Journal Article

Catechol metabolites of endogenous estrogens induce redox cycling and generate reactive oxygen species in breast epithelial cells

Karma C. Fussell, Ronald G. Udasin, Peter J.S. Smith, Michael A. Gallo and Jeffrey D. Laskin

in Carcinogenesis

Volume 32, issue 8, pages 1285-1293
Published in print August 2011 | ISSN: 0143-3334
Published online June 2011 | e-ISSN: 1460-2180 | DOI: http://dx.doi.org/10.1093/carcin/bgr109
Catechol metabolites of endogenous estrogens induce redox cycling and generate reactive oxygen species in breast epithelial cells

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Estrogens are major risk factors for the development of breast cancer; they can be metabolized to catechols, which are further oxidized to DNA-reactive quinones and semiquinones (SQs). These metabolites are mutagenic and may contribute to the carcinogenic activity of estrogens. Redox cycling of the SQs and subsequent generation of reactive oxygen species (ROS) is also an important mechanism leading to DNA damage. The SQs of exogenous estrogens have been shown to redox cycle, however, redox cycling and the generation of ROS by endogenous estrogens has never been characterized. In the present studies, we determined whether the catechol metabolites of endogenous estrogens, including 2-hydroxyestradiol, 4-hydroxyestradiol, 4-hydroxyestrone and 2-hydroxyestriol, can redox cycle in breast epithelial cells. These catechol estrogens, but not estradiol, estrone, estriol or 2-methoxyestradiol, were found to redox cycle and generate hydrogen peroxide (H2O2) and hydroxyl radicals in lysates of three different breast epithelial cell lines: MCF-7, MDA-MB-231 and MCF-10A. The generation of ROS required reduced nicotinamide adenine dinucleotide phosphate as a reducing equivalent and was inhibited by diphenyleneiodonium, a flavoenzyme inhibitor, indicating that redox cycling is mediated by flavin-containing oxidoreductases. Using extracellular microsensors, catechol estrogen metabolites stimulated the release of H2O2 by adherent cells, indicating that redox cycling occurs in viable intact cells. Taken together, these data demonstrate that catechol metabolites of endogenous estrogens undergo redox cycling in breast epithelial cells, resulting in ROS production. Depending on the localized concentrations of catechol estrogens and enzymes that mediate redox cycling, this may be an important mechanism contributing to the development of breast cancer.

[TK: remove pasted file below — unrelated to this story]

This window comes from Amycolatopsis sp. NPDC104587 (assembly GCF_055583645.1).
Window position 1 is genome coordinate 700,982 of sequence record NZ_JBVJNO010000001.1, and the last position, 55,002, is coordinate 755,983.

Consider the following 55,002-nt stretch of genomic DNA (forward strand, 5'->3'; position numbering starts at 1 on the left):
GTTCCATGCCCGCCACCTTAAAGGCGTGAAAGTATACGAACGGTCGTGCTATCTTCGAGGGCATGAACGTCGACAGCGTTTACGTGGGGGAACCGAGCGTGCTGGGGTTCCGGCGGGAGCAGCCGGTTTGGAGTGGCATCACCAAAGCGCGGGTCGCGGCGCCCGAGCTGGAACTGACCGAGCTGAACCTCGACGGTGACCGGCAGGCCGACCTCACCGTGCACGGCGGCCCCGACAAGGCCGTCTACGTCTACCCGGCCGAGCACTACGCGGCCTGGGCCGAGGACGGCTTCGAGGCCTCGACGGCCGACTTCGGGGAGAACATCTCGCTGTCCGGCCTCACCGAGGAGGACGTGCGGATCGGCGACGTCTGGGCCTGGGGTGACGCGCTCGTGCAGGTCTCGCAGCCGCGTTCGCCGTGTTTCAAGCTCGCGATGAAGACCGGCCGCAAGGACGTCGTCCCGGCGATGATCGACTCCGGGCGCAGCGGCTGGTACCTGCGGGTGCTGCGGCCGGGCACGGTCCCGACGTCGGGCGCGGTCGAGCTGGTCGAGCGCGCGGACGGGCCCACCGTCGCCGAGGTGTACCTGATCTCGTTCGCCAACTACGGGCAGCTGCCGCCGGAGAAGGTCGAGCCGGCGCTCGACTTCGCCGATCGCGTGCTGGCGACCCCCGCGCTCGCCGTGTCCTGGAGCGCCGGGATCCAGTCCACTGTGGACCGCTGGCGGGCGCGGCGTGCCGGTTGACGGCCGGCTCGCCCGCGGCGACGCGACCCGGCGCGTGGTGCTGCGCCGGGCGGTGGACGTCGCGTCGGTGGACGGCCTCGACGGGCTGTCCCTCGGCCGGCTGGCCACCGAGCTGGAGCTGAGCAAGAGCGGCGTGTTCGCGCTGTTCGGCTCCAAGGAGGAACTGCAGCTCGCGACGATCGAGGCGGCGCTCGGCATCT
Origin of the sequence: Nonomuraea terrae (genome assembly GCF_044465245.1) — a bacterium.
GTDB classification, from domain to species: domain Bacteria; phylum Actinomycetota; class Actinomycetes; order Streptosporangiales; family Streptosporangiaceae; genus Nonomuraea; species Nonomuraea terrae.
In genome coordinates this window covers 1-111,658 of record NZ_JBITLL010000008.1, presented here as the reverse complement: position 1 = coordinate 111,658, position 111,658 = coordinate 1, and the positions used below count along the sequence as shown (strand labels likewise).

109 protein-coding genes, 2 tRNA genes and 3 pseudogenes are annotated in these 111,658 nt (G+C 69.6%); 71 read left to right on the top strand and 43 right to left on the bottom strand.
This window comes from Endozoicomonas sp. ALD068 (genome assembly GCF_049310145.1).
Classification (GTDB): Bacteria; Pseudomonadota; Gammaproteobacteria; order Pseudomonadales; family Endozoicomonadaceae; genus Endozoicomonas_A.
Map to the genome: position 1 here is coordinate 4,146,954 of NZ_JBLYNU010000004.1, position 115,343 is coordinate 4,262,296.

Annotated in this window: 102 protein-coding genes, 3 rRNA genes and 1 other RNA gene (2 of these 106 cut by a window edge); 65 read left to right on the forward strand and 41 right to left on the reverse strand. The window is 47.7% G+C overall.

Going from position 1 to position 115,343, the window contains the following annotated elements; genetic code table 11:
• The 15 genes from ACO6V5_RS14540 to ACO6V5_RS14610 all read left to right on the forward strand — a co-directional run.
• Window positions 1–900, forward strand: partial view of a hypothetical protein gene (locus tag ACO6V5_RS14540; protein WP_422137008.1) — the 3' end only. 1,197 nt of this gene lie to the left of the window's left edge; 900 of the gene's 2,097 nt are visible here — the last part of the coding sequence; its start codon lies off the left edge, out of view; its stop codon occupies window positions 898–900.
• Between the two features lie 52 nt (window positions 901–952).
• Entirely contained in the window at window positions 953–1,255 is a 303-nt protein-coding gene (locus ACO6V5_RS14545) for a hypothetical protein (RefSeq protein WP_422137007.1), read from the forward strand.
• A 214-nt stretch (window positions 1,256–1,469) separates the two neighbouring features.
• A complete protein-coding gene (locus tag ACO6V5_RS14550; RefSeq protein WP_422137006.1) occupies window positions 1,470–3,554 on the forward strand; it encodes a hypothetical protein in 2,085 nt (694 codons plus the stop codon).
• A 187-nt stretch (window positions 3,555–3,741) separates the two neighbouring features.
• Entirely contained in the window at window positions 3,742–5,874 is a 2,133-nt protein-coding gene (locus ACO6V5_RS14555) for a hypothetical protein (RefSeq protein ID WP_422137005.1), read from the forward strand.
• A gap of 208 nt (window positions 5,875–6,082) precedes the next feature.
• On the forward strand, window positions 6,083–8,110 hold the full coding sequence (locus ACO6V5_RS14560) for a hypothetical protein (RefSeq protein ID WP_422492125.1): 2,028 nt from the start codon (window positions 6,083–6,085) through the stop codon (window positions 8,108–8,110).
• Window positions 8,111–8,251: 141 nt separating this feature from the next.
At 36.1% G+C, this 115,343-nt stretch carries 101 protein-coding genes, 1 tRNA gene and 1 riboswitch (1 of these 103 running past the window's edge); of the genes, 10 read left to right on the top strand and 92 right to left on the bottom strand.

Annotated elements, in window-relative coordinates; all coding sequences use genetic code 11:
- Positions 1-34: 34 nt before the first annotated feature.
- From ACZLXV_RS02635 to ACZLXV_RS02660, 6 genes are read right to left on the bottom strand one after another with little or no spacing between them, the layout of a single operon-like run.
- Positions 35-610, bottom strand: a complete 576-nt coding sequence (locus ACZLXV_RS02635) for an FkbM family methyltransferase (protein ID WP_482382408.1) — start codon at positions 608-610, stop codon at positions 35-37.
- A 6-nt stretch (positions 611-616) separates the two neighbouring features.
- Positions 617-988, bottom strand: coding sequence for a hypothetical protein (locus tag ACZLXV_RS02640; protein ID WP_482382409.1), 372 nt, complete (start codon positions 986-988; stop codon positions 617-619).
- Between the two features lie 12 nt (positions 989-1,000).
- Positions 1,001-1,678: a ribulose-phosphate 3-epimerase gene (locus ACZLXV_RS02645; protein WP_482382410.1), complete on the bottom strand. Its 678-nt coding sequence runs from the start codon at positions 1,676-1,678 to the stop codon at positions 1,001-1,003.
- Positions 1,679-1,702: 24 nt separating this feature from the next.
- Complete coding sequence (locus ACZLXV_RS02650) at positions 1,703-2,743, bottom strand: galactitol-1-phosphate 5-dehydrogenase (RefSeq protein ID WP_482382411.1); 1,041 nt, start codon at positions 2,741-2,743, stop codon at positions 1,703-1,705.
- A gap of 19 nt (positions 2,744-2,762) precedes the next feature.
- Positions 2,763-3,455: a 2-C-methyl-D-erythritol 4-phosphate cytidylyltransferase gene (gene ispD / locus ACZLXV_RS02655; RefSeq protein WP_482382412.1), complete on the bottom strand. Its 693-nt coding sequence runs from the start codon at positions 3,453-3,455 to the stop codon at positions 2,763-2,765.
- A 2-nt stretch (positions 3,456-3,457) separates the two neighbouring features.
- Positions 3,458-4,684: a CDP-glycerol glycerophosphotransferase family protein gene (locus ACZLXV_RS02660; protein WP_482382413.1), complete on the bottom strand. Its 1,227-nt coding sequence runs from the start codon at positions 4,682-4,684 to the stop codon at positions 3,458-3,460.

Journal Article.  5004 words.  Illustrated.

Subjects: Clinical Cytogenetics and Molecular Genetics

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